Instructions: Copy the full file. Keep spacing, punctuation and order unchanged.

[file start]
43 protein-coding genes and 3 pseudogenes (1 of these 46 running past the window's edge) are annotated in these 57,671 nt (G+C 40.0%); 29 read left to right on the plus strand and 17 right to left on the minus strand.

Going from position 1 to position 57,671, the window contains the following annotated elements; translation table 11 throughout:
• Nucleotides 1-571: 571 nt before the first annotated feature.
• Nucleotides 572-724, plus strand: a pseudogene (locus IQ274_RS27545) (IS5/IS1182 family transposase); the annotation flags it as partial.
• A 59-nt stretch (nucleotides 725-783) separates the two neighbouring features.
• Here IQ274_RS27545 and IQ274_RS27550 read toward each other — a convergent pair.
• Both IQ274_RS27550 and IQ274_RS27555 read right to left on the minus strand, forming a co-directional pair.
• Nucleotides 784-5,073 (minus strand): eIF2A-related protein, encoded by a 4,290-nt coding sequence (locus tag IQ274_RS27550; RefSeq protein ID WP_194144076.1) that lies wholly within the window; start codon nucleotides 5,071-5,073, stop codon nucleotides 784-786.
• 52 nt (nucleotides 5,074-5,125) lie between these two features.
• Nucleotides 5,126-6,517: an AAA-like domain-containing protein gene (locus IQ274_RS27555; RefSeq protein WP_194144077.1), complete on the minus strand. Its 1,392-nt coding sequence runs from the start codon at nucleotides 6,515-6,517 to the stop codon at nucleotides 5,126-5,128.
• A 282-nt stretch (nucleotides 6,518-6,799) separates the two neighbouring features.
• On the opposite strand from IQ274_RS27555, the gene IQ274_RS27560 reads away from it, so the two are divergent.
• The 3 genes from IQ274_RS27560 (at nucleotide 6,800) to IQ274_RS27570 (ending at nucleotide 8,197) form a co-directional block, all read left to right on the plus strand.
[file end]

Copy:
43 protein-coding genes and 3 pseudogenes (1 of these 46 running past the window's edge) are annotated in these 57,671 nt (G+C 40.0%); 29 read left to right on the plus strand and 17 right to left on the minus strand.

Going from position 1 to position 57,671, the window contains the following annotated elements; translation table 11 throughout:
• Nucleotides 1-571: 571 nt before the first annotated feature.
• Nucleotides 572-724, plus strand: a pseudogene (locus IQ274_RS27545) (IS5/IS1182 family transposase); the annotation flags it as partial.
• A 59-nt stretch (nucleotides 725-783) separates the two neighbouring features.
• Here IQ274_RS27545 and IQ274_RS27550 read toward each other — a convergent pair.
• Both IQ274_RS27550 and IQ274_RS27555 read right to left on the minus strand, forming a co-directional pair.
• Nucleotides 784-5,073 (minus strand): eIF2A-related protein, encoded by a 4,290-nt coding sequence (locus tag IQ274_RS27550; RefSeq protein ID WP_194144076.1) that lies wholly within the window; start codon nucleotides 5,071-5,073, stop codon nucleotides 784-786.
• 52 nt (nucleotides 5,074-5,125) lie between these two features.
• Nucleotides 5,126-6,517: an AAA-like domain-containing protein gene (locus IQ274_RS27555; RefSeq protein WP_194144077.1), complete on the minus strand. Its 1,392-nt coding sequence runs from the start codon at nucleotides 6,515-6,517 to the stop codon at nucleotides 5,126-5,128.
• A 282-nt stretch (nucleotides 6,518-6,799) separates the two neighbouring features.
• On the opposite strand from IQ274_RS27555, the gene IQ274_RS27560 reads away from it, so the two are divergent.
• The 3 genes from IQ274_RS27560 (at nucleotide 6,800) to IQ274_RS27570 (ending at nucleotide 8,197) form a co-directional block, all read left to right on the plus strand.